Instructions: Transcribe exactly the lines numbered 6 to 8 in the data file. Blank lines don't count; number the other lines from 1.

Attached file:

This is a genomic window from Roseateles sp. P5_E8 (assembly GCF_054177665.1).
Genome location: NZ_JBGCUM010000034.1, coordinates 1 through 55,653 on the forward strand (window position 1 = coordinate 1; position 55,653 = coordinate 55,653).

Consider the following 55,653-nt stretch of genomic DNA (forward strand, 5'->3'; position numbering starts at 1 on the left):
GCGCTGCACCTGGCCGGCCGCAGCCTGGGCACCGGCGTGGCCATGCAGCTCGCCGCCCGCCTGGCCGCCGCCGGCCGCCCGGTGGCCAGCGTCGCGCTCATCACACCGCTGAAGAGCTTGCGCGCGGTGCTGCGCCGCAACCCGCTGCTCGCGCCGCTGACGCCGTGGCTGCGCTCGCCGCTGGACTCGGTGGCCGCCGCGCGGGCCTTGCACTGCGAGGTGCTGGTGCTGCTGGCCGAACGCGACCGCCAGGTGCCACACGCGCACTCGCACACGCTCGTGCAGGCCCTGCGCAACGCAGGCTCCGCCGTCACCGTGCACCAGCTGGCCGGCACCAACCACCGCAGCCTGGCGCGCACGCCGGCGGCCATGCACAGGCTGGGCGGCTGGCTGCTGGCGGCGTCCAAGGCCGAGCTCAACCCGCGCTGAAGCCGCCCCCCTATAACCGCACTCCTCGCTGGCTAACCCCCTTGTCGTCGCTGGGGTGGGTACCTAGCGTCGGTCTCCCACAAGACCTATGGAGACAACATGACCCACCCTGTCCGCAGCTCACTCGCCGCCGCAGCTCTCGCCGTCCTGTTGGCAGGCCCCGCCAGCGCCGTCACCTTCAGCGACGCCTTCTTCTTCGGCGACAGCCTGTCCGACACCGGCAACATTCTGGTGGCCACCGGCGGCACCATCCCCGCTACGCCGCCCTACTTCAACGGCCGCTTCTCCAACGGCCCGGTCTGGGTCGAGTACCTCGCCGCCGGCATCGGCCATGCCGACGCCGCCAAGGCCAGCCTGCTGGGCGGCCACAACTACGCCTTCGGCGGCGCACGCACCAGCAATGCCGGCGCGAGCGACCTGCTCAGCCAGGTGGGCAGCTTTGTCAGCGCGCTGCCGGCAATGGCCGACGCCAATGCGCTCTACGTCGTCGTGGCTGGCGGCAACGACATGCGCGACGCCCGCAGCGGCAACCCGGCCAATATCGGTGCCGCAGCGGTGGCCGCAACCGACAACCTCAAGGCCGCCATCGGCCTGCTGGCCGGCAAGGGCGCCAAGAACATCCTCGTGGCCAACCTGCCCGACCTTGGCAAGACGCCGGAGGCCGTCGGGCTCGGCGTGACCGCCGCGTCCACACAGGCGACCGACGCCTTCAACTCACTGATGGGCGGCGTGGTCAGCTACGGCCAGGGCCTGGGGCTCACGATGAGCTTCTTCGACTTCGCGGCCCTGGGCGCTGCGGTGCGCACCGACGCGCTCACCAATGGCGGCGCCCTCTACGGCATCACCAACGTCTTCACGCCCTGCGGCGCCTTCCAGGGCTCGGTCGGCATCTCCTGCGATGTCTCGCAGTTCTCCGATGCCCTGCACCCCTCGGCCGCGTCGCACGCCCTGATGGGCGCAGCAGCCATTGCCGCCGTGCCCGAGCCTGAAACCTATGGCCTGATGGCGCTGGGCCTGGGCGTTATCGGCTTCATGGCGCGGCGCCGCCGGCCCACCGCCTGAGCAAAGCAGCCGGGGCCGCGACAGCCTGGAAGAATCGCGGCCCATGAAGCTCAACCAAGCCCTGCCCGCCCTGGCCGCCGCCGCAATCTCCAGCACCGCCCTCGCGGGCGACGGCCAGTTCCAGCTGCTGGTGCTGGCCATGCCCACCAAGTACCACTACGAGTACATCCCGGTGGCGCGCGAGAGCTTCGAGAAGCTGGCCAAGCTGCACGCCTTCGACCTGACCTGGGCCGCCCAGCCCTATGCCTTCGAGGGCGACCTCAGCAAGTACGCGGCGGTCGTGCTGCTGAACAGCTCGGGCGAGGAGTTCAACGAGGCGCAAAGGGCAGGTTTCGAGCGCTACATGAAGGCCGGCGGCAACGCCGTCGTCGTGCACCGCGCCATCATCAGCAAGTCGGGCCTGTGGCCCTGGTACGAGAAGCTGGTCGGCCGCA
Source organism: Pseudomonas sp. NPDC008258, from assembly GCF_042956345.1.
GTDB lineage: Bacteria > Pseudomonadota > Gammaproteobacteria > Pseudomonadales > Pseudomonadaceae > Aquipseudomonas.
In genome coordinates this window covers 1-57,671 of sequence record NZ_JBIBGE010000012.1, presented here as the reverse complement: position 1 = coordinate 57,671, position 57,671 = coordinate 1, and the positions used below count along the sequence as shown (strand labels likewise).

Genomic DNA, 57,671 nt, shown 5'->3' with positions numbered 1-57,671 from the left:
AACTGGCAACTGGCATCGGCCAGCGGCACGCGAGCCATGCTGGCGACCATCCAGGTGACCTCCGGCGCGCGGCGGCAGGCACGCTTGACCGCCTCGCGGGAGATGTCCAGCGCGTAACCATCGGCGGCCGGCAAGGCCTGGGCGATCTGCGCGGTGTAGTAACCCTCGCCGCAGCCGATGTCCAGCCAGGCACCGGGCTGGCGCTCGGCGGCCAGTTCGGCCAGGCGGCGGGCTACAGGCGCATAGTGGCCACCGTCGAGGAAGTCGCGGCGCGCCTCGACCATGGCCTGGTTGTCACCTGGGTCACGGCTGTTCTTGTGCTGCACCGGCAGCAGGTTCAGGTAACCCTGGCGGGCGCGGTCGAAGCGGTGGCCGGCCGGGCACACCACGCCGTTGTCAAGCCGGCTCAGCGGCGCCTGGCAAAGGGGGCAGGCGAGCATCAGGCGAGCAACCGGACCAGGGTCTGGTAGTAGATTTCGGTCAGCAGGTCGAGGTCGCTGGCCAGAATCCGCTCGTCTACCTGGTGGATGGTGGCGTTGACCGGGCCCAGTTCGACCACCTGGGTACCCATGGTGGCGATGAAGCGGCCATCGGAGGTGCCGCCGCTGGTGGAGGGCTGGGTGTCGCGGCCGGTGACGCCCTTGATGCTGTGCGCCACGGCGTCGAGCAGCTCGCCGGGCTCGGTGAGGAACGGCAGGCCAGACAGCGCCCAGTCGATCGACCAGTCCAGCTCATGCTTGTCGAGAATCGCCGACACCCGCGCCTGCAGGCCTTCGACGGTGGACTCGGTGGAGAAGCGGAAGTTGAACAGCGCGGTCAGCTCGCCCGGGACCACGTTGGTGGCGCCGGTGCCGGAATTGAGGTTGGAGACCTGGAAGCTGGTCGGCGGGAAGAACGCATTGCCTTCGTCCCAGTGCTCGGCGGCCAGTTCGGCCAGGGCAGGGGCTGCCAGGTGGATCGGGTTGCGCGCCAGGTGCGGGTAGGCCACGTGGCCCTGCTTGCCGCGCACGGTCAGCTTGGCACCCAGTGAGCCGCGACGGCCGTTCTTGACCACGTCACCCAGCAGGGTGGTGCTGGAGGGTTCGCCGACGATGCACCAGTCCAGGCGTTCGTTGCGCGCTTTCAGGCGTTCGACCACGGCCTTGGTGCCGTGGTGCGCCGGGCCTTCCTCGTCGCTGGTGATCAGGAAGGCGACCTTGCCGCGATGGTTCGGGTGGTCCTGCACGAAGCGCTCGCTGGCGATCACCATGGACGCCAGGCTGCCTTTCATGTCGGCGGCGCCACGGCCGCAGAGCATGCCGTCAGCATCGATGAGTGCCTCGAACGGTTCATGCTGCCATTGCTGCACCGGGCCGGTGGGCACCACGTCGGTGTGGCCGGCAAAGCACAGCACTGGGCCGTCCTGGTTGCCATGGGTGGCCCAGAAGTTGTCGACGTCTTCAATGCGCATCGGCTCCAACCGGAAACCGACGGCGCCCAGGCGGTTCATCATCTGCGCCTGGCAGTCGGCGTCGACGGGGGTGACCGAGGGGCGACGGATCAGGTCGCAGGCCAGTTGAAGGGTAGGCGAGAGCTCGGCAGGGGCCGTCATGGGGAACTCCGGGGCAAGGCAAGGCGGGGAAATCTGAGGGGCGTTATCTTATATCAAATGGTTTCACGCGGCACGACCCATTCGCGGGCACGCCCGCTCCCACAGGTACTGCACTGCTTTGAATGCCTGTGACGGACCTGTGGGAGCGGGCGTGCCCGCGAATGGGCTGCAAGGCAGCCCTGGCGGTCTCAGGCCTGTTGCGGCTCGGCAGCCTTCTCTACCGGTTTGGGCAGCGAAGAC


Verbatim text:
GTDB lineage: Bacteria > Pseudomonadota > Gammaproteobacteria > Pseudomonadales > Pseudomonadaceae > Aquipseudomonas.
In genome coordinates this window covers 1-57,671 of sequence record NZ_JBIBGE010000012.1, presented here as the reverse complement: position 1 = coordinate 57,671, position 57,671 = coordinate 1, and the positions used below count along the sequence as shown (strand labels likewise).

Genomic DNA, 57,671 nt, shown 5'->3' with positions numbered 1-57,671 from the left: